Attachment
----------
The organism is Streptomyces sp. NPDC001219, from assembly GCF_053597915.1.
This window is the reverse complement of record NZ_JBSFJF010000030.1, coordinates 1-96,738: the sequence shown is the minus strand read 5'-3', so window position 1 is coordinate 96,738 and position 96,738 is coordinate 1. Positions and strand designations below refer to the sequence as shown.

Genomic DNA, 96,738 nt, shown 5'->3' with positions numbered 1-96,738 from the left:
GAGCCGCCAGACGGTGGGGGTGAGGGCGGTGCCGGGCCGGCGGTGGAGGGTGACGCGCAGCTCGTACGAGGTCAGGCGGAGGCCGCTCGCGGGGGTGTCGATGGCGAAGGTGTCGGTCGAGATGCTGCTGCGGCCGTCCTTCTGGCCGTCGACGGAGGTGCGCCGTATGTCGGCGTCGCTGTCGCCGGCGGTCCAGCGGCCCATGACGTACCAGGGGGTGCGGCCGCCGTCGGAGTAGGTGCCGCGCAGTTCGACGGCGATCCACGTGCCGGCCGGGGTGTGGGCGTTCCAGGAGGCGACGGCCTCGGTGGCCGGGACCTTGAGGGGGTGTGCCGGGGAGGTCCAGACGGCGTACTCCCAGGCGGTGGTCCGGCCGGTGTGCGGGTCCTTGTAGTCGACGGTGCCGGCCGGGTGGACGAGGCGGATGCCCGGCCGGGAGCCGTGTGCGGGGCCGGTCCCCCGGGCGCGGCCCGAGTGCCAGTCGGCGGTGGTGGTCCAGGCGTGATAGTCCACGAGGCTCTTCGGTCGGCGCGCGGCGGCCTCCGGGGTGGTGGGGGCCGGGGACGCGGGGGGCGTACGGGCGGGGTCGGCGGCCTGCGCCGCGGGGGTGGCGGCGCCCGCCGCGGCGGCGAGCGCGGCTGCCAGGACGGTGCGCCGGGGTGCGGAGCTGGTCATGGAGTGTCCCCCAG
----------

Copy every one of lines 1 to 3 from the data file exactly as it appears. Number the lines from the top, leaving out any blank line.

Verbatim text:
The organism is Streptomyces sp. NPDC001219, from assembly GCF_053597915.1.
This window is the reverse complement of record NZ_JBSFJF010000030.1, coordinates 1-96,738: the sequence shown is the minus strand read 5'-3', so window position 1 is coordinate 96,738 and position 96,738 is coordinate 1. Positions and strand designations below refer to the sequence as shown.

Genomic DNA, 96,738 nt, shown 5'->3' with positions numbered 1-96,738 from the left: